WATCH: How long has a person been dead? Forensics gives the answer

The case of Janet Harvey, a British woman who was found dead in St Paul’s Bay was not a difficult one for investigators to establish how long she had been dead, because there was the testimony of her husband. However, in other cases, forensic science is crucial to establish certain facts about the cause of death. TVM asked forensic expert Dr Mario Scerri what experts look for to establish how long a person has been dead.

While he made it clear that he was not referring to any specific case which is in Court, Dr Scerri explained that when a person dies the muscles start becoming stiff in a process known as ‘rigor mortis’ and according to how stiff the muscles are, one can determine how long the person has been dead.  Apart from this, they also observe the colour of the corpse.

“When a person has been dead up to an hour or an hour and a half, you start getting rigor mortis in the small facial muscles and the fingers. This starts to spread until, after three hours, it forms in all the muscles, the corpse continues to become stiffer and after two days this goes away in the same way it came. In other words, if you find a corpse which is semi-flaccid or flaccid, you can say that the person has been dead two or three days.  The hypostasis (accumulation of fluid or blood in lower parts of the body) goes through another process and after just ten hours it becomes fixed. There we can have another idea of whether the corpse has been static for more than ten hours.”

Dr Scerri said that the body temperature can also indicate with a certain exactness how long the person has been dead, although various other factors can make a difference.

“Rigor mortis forms more quickly in a people who are heavier because they retain more heat, while in people who are debilitated, cachexia, in other words, those suffering from a terminal illness such as cancer and have muscle wastage, and are very thin, it forms less quickly.”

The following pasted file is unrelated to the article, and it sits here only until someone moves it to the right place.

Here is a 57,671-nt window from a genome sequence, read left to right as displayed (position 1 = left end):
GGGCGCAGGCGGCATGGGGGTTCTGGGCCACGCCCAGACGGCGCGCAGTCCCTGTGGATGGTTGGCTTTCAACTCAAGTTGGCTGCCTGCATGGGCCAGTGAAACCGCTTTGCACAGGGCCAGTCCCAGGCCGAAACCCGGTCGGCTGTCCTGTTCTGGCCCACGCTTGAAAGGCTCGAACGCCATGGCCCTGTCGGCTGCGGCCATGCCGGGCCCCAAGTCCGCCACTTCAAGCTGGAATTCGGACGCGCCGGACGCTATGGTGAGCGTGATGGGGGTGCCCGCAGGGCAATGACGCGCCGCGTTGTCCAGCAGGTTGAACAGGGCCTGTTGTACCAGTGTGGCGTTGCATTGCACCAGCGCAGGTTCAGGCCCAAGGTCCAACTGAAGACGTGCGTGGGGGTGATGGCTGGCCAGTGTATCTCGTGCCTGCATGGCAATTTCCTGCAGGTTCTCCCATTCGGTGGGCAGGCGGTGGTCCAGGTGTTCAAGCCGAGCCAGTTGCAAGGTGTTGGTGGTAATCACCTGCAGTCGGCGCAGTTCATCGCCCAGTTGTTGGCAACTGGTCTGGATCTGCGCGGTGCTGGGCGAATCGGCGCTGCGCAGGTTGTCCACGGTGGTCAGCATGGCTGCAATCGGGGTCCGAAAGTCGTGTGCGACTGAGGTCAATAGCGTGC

When a person has been dead for a long time, experts consider other factors including the place where the corpse was found because if it was exposed to the elements, the process of decomposition occurs more quickly.

“Other important factors are the formation of eggs from flies or maggots which can cause complete devastation, and there is even a science, anthropology, which studies the lifecycle of maggots, so from that you can also get clear ideas about approximately how long the person has been dead.”

He added that corpses which are lifted out of the sea usually have a white film, like wax, which protects the corpse and corpses which have been in the heat form what is known as ‘mummification’. Dr Scerri said that the rate of decomposition is also affected by the person’s state of health. He explained that in people who were taking pills and have retained a lot of water, or those who are heavy, the rate of decomposition is quicker than in those who are thin. Dr Scerri said that after two or three days the most, the corpse’s organs also give important signs to forensic science to determine certain facts about the corpse.

Watch the full interview with forensice expert to Dr Mario Scerri here:

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